'Green Zone': Disappointing, Even if You Share Its Politics

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Universal Studios


The Green Zone is a polemic involving the CIA (the good guys) and the White House (the bad guys) who in this movie script got us into the Iraq war by fabricating the intelligence concerning weapons of mass destruction (WMD).

After the war in Iraq in 1993 was initially won, Chief Warrant Officer Roy Miller (Matt Damon) is sent to Iraq to search for WMD. Every site he and his team examine comes up empty, and Miller soon concludes that there are no such weapons, and the intelligence is faulty.

On the scene is a Wall Street Journal reporter, Lawrie Dayne (Amy Ryan), who wrote story after story before the war reporting on the existence of such weapons. She tells Miller that her information came from Clark Poundstone (Greg Kinnear) an intelligence officer on the White House staff. Poundstone is in Baghdad as is CIA representative Martin Brown (Brendan Gleeson), who is constantly frustrated by Poundstone's actions.

Many in the audience will undoubtedly enjoy the ridiculing of the White House and the smearing of President George W. Bush, who is shown several times on television news broadcasts. They don't show the "Mission Accomplished" sign on the aircraft carrier, which we all remember with its foolish bravado.

At the beginning of the film, an Iraqi civilian, Freddy (Khalid Abdalla), approaches Miller and tells him where the highest ranking Iraqi military person, General Al Rawi (Igal Naor), is hiding. That particular scene is totally unbelievable. There are other scenes that made no sense, primarily because we are not told who particular military personnel are and whether they might be hired mercenaries swooping in on helicopters. It occurred to me that some could have been the civilians hired for guard duty by the State Department who were later exposed in real life as out of control. Some actually disgraced themselves by killing innocent Iraqi civilians and were ultimately fired. Some were tried in a federal court and exonerated.

I don't like polemics, not even those supporting my position. This film does not support my position. I believe we were right to enter Iraq based on the information provided by the CIA which we later learned was wildly incorrect. I also believe that George Tenet should have been fired for incompetence and his comment regarding the existence of WMD in Iraq: "Don't worry, it's a slam-dunk." He should not have been allowed to retire. He should have been fired and not presented with the Presidential Medal of Freedom for his service by President Bush.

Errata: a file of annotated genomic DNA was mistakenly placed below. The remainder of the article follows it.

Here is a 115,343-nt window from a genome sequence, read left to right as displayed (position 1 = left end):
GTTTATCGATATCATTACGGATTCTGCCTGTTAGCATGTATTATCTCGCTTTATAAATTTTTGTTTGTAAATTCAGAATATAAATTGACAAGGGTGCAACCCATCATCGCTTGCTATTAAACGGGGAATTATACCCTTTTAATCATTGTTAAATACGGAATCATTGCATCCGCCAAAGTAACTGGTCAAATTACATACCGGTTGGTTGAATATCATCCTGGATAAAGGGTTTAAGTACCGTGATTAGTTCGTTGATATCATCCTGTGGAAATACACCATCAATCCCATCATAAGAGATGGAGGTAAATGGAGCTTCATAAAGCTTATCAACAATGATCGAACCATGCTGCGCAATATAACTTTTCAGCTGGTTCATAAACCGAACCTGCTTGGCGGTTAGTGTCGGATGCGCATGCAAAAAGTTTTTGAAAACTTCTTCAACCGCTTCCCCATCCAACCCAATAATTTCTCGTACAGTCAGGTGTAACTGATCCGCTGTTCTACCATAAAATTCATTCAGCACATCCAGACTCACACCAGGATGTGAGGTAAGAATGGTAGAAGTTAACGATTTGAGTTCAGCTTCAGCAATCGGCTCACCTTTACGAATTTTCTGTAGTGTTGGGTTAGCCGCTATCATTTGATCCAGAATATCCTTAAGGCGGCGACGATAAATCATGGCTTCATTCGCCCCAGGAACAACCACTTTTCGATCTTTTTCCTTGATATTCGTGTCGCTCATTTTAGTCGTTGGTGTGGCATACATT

The tension in the film is provided by the excellent soundtrack, several car chase scenes, helicopters flying overhead, and technology allowing the U.S. military to follow Iraqi insurgents running away during the night hours when their safe house had been uncovered. But with all of that, the movie contains far too little in terms of a coherent, believable plot.

A.O. Scott clearly enjoyed the film. In his New York Times review he wrote, "And the inevitable huffing and puffing about this movie's supposedly left-wing or "anti-American" agenda has already begun. All of this suggests that the arguments embedded within the movie's version of 2003 are still going on seven years later, and are still in need of accessible and honest airing. Which is precisely what Green Zone, without forsaking its job of entertainment, attempts."

Yet, the movie makes the CIA and its operatives the guys with the white hats. Ridiculous, since they came up with the erroneous conclusion on WMD.

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Ed Koch was mayor of NYC from 1978 to 1989. He's credited with restoring fiscal stability to the city and creating affordable housing. He's also a film buff. More

Mayor Koch saved New York City from bankruptcy and restored the pride of New Yorkers during his three terms as mayor from 1978-1989. He restored fiscal stability by placing the city on a GAAP (Generally Accepted Accounting Practices) balanced budget. He created a housing program that provided more than 150,000 units of affordable housing and created New York City's first merit judicial selection system. Prior to being mayor, Mr. Koch served for nine years as a congressman and two years as a member of the New York City Council. He attended City College of New York from 1941 to 1943. He was drafted into the Army his last year of college and served with the 104th Infantry Division. He received two battle stars and was honorably discharged with the rank of Sergeant in 1946. He received his LL.B. degree from the New York University School of Law in 1948 and began to practice law immediately thereafter. He is currently a partner in the law firm of Bryan Cave LLP and hosts a call-in radio program on Bloomberg AM 1130 (WBBR). Mr. Koch appears weekly on NY1 television and is the author of ten autobiographical books.
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